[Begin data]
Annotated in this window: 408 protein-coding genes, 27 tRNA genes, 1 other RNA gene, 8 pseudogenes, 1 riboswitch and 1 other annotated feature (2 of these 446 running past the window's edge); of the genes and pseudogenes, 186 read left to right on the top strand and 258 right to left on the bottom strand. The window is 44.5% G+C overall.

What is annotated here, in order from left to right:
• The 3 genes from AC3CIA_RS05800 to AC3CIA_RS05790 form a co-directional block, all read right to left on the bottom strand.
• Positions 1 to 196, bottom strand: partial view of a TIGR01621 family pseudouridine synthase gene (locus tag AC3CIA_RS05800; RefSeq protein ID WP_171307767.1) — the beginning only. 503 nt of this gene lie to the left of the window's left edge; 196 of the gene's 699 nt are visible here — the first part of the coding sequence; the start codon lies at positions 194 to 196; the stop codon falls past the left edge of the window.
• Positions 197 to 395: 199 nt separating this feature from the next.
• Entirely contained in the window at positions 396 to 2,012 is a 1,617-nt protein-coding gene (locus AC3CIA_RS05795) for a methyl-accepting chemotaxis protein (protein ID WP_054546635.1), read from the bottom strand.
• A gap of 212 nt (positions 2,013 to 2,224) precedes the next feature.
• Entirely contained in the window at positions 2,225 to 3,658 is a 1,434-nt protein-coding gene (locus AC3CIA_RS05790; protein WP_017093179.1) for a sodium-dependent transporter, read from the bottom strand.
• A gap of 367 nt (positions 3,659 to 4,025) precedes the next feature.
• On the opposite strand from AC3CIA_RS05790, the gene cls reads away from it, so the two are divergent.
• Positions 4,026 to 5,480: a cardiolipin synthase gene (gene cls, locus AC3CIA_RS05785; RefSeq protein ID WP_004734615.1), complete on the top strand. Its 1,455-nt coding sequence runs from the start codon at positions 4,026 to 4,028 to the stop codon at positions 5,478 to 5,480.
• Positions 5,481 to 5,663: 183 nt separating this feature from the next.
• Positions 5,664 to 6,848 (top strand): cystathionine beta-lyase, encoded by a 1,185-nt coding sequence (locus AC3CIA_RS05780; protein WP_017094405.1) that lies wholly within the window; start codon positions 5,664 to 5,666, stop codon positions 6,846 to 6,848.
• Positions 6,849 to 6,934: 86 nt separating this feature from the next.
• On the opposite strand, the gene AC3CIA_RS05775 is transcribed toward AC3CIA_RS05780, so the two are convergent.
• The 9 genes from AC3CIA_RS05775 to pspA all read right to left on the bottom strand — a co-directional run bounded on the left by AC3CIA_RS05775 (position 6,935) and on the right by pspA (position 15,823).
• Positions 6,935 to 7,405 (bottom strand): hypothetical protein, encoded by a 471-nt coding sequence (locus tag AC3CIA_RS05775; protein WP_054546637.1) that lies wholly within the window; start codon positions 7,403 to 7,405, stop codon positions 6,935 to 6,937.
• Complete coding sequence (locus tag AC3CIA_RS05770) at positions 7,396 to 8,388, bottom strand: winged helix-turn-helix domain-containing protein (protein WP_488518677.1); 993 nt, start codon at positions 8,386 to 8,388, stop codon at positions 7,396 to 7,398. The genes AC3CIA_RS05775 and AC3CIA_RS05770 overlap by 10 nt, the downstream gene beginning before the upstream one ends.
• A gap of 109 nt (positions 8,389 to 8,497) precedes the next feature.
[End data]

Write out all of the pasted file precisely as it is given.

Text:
Annotated in this window: 408 protein-coding genes, 27 tRNA genes, 1 other RNA gene, 8 pseudogenes, 1 riboswitch and 1 other annotated feature (2 of these 446 running past the window's edge); of the genes and pseudogenes, 186 read left to right on the top strand and 258 right to left on the bottom strand. The window is 44.5% G+C overall.

What is annotated here, in order from left to right:
• The 3 genes from AC3CIA_RS05800 to AC3CIA_RS05790 form a co-directional block, all read right to left on the bottom strand.
• Positions 1 to 196, bottom strand: partial view of a TIGR01621 family pseudouridine synthase gene (locus tag AC3CIA_RS05800; RefSeq protein ID WP_171307767.1) — the beginning only. 503 nt of this gene lie to the left of the window's left edge; 196 of the gene's 699 nt are visible here — the first part of the coding sequence; the start codon lies at positions 194 to 196; the stop codon falls past the left edge of the window.
• Positions 197 to 395: 199 nt separating this feature from the next.
• Entirely contained in the window at positions 396 to 2,012 is a 1,617-nt protein-coding gene (locus AC3CIA_RS05795) for a methyl-accepting chemotaxis protein (protein ID WP_054546635.1), read from the bottom strand.
• A gap of 212 nt (positions 2,013 to 2,224) precedes the next feature.
• Entirely contained in the window at positions 2,225 to 3,658 is a 1,434-nt protein-coding gene (locus AC3CIA_RS05790; protein WP_017093179.1) for a sodium-dependent transporter, read from the bottom strand.
• A gap of 367 nt (positions 3,659 to 4,025) precedes the next feature.
• On the opposite strand from AC3CIA_RS05790, the gene cls reads away from it, so the two are divergent.
• Positions 4,026 to 5,480: a cardiolipin synthase gene (gene cls, locus AC3CIA_RS05785; RefSeq protein ID WP_004734615.1), complete on the top strand. Its 1,455-nt coding sequence runs from the start codon at positions 4,026 to 4,028 to the stop codon at positions 5,478 to 5,480.
• Positions 5,481 to 5,663: 183 nt separating this feature from the next.
• Positions 5,664 to 6,848 (top strand): cystathionine beta-lyase, encoded by a 1,185-nt coding sequence (locus AC3CIA_RS05780; protein WP_017094405.1) that lies wholly within the window; start codon positions 5,664 to 5,666, stop codon positions 6,846 to 6,848.
• Positions 6,849 to 6,934: 86 nt separating this feature from the next.
• On the opposite strand, the gene AC3CIA_RS05775 is transcribed toward AC3CIA_RS05780, so the two are convergent.
• The 9 genes from AC3CIA_RS05775 to pspA all read right to left on the bottom strand — a co-directional run bounded on the left by AC3CIA_RS05775 (position 6,935) and on the right by pspA (position 15,823).
• Positions 6,935 to 7,405 (bottom strand): hypothetical protein, encoded by a 471-nt coding sequence (locus tag AC3CIA_RS05775; protein WP_054546637.1) that lies wholly within the window; start codon positions 7,403 to 7,405, stop codon positions 6,935 to 6,937.
• Complete coding sequence (locus tag AC3CIA_RS05770) at positions 7,396 to 8,388, bottom strand: winged helix-turn-helix domain-containing protein (protein WP_488518677.1); 993 nt, start codon at positions 8,386 to 8,388, stop codon at positions 7,396 to 7,398. The genes AC3CIA_RS05775 and AC3CIA_RS05770 overlap by 10 nt, the downstream gene beginning before the upstream one ends.
• A gap of 109 nt (positions 8,389 to 8,497) precedes the next feature.